Throughout this album the bass and drums both play crucial roles. Morello drums the melody on “Short’nin’ Bread,” developed from a snippet of the song he sometimes inserted into his solo on Ellington’s “C Jam Blues” in concert. And the album includes two versions of “Camptown Races,” which differ mainly in Morello’s attack, one light and swinging the other more aggressive and percussive. Wright’s bass at the beginning and end of both of these tracks consists of a repetitive two-note metronomic figure that’s appropriate for a song about racehorses.
The real revelation here is the second track, s nearly eight-minute cover of the standard “The Lonesome Road.” Written in 1920, it was substituted for “Ol’ Man River” in the 1929 movie version of Showboat and was performed by many jazz and gospel artists through the years including Sinatra, Jimmie Lunceford, Rosetta Tharp and many more. Louis Armstrong was known to do a mildly ribald “Negro preacher” comedy act as his band members sang the song in the background. The song itself has gospel overtones, advising the listener to be ready to meet his or her maker. Brubeck & Co. turn it into a meditation on the road itself, open, expansive and languid, Wright’s single-note bass line in a couple of sections suggesting the slowly passing telephone poles beside the highway. Midway through, it kicks into a double-time swing section, Desmond’s smooth sax line taking you sailing carefree down Route 66. Toward the end of this section, Desmond and Brubeck take turns tossing out snippets of various pieces of Americana, including Gershwin’s “Rhapsody in Blue,” before it slides back into languid mode for the finish. It’s a subtly masterful performance by all.
Looking at the title and tracklist of this album before I listened to it, I expected it to be perhaps my least favorite of the batch. The opposite turned out to be true. It’s a delightful melding of Americana and cool jazz.
Brandenburg Gate: Revisited, however, actually is my least favorite disc of the 10 in these two reissue packages. I simply don’t care for orchestral jazz. It reminds me of the era’s insipid “dinner music” by the likes of Wayne King and Cyril Stapleton. Which is unfair to this disc and others like it by Brubeck, Miles Davis and others, I know. I simply find it unpalatable, except for those times when Desmond or Brubeck improvise over the orchestra’s unobtrusive vamping.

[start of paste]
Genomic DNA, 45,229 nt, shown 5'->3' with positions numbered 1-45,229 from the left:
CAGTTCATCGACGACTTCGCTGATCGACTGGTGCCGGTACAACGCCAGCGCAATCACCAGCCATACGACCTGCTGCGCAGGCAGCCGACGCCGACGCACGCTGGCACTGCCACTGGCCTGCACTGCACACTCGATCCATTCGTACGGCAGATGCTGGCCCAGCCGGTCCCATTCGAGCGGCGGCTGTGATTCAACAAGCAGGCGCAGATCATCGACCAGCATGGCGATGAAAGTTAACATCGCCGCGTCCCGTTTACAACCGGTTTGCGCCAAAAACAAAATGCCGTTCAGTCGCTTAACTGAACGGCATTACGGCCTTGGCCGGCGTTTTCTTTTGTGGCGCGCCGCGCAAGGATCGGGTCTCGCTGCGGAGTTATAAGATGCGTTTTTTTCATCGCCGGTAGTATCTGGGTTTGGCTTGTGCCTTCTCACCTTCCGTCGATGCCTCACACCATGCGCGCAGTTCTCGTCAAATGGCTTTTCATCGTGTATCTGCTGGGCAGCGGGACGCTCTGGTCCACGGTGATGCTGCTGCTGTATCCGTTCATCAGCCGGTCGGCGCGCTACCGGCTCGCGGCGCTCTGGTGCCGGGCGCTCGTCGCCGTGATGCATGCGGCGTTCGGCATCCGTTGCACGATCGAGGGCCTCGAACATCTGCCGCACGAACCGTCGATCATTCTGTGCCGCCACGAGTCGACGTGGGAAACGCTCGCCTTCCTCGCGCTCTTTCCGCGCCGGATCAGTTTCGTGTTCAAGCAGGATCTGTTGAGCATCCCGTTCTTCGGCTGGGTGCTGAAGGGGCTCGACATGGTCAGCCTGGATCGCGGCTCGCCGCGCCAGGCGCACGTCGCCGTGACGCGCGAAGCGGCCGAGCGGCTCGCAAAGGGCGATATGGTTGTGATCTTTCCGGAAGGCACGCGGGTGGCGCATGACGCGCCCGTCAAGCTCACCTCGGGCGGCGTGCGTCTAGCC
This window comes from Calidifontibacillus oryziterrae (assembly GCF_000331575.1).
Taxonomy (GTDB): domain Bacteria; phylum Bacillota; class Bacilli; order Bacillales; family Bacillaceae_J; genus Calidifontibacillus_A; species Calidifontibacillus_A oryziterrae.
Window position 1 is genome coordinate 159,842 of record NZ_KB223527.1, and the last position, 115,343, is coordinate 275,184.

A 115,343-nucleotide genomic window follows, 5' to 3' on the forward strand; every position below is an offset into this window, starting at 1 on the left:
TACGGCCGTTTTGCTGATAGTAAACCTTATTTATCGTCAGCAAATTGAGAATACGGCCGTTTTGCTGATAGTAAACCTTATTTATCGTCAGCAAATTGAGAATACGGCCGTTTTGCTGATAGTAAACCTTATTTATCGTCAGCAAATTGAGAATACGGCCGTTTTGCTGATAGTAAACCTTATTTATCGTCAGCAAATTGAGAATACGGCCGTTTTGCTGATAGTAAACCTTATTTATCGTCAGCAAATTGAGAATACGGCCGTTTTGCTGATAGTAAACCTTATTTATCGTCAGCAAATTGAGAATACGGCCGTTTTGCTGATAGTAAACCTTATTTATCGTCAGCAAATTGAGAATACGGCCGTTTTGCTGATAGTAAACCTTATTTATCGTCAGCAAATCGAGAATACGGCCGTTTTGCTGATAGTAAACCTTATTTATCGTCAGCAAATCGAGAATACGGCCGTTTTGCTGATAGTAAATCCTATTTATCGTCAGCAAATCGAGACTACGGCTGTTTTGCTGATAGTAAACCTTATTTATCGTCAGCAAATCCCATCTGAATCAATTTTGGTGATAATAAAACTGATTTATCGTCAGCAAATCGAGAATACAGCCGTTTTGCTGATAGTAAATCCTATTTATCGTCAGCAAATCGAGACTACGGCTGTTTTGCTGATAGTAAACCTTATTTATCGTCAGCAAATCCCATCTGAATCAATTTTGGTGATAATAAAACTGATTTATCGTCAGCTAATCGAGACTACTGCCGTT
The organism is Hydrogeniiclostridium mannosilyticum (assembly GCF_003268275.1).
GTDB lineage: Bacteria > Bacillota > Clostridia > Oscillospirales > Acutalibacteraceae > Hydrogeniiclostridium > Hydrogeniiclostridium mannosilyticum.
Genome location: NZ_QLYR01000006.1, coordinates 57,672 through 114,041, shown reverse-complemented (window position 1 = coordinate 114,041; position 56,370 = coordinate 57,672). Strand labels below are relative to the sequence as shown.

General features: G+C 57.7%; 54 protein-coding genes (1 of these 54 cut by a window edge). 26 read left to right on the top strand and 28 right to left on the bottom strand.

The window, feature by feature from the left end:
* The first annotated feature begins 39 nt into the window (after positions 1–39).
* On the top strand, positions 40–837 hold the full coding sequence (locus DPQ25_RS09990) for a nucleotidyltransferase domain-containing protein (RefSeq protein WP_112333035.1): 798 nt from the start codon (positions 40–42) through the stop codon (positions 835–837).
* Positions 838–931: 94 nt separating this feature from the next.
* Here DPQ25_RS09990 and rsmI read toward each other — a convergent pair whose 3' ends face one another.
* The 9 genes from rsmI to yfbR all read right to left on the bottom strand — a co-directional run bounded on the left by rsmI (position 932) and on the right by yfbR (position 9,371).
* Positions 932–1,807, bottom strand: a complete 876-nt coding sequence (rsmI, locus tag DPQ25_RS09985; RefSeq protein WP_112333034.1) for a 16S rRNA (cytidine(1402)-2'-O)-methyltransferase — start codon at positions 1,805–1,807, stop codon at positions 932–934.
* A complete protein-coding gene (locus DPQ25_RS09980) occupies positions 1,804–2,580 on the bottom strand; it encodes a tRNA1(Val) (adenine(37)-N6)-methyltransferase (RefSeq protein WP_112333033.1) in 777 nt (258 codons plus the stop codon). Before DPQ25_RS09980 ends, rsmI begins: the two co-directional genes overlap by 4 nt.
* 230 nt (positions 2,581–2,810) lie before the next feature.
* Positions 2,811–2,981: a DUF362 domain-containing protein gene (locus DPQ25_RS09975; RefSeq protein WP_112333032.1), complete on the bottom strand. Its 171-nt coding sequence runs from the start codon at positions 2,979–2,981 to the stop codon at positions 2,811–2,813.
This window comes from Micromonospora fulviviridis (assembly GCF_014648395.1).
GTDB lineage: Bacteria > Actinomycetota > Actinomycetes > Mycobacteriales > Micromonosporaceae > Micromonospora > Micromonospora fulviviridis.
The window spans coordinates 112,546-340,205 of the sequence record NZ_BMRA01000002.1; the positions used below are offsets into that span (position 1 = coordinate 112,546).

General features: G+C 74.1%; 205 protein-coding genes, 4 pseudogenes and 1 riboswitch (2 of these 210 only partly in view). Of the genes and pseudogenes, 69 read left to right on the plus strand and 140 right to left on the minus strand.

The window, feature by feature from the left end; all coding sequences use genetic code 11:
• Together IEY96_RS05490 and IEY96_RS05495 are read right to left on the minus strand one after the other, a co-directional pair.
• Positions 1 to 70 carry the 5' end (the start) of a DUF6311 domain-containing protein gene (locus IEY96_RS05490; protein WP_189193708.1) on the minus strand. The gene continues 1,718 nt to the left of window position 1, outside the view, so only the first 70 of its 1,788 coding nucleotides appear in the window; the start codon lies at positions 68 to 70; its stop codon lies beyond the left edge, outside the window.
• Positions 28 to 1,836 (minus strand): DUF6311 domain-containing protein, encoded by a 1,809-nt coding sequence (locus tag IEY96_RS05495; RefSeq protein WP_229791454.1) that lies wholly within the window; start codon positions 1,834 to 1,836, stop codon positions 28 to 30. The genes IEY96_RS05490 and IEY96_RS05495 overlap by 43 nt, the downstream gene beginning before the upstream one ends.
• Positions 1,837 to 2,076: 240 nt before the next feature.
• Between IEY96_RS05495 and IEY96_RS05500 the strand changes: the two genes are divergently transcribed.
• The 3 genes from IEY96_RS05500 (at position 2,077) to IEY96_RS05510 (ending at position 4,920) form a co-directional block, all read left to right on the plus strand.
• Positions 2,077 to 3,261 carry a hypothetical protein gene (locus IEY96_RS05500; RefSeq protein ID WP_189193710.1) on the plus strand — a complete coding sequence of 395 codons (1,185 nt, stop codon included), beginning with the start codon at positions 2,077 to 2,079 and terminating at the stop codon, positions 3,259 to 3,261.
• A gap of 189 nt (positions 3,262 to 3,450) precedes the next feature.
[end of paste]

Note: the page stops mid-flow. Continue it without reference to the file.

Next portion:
But if you do like orchestral jazz, you’ll like Brandenburg Gate, which features the classic quartet and an unnamed orchestra, arranged by Dave’s brother Howard Brubeck. This disc includes orchestral rearrangements of several previously recorded tunes, including “In Your Own Sweet Way” from Brubeck Plays Brubeck and “Kathy’s Waltz” from Time Out. The title tune, which here occupies all of side 1 and lasts 18 minutes, first appeared in a much shorter version on Jazz Impressions of Eurasia while “Summer Song” was on Jazz Impressions of the U.S.A. The only original is “G Flat Theme.”
Jazz Impressions Of New York from 1964 was one of the latest in the quartet’s series of “impressions” albums, which included USA, Japan and Eurasia. This one is a collection of pieces Brubeck wrote for the “Mr. Broadway” television show. It doesn’t break any new ground, but it’s a good example of the quartet’s fine studio work during this period. As jazz, pieces like “Theme From ‘Mr. Broadway’ ” and “Broadway Bossa Nova” are fairly pedestrian, but as television music for that time they seem fairly adventurous. The ballad “Autumn In Washington Square” is a moving piece on a fairly simple theme in waltz time. It’s one of a four-piece seasonal suite all in waltz time but different moods. The others are the swinging “Spring In Central Park,” the hopping “Summer On The Sound” and the cool “Winter Ballad” featuring some fine counterpoint between Brubeck and Desmond. “Something To Sing About” is upbeat and reminds me of Ellington somehow. “Lonely Mr. Broadway” is a beautiful midtempo swing blues with typically sublime work from Desmond. “Sixth Sense” is in a slinky slow 6/8. “Broadway Romance” is, well, romantic. The album ends with the aptly named “Upstage Rumba,” in which members of the band, engineers, arrangers and whoever else was in the studio grabbed percussion instruments and improvised along. Desmond starts the piece on a deep bass marimba, and everybody has a grand time. It’s perhaps not up to the quartet’s usual technical quality, but it’s great fun.
This Dave Brubeck reissue set is a little uneven from my point of view. Although it has a couple of albums I don’t much care for, it also has a couple of my favorites, Jazz Goes To College and Gone With The Wind. At the budget price for which the set is offered, it’s worth it just for those, which were previously unavailable. These reissues are a suitable tribute to an American musical icon.
[Sony Masterworks, 2010]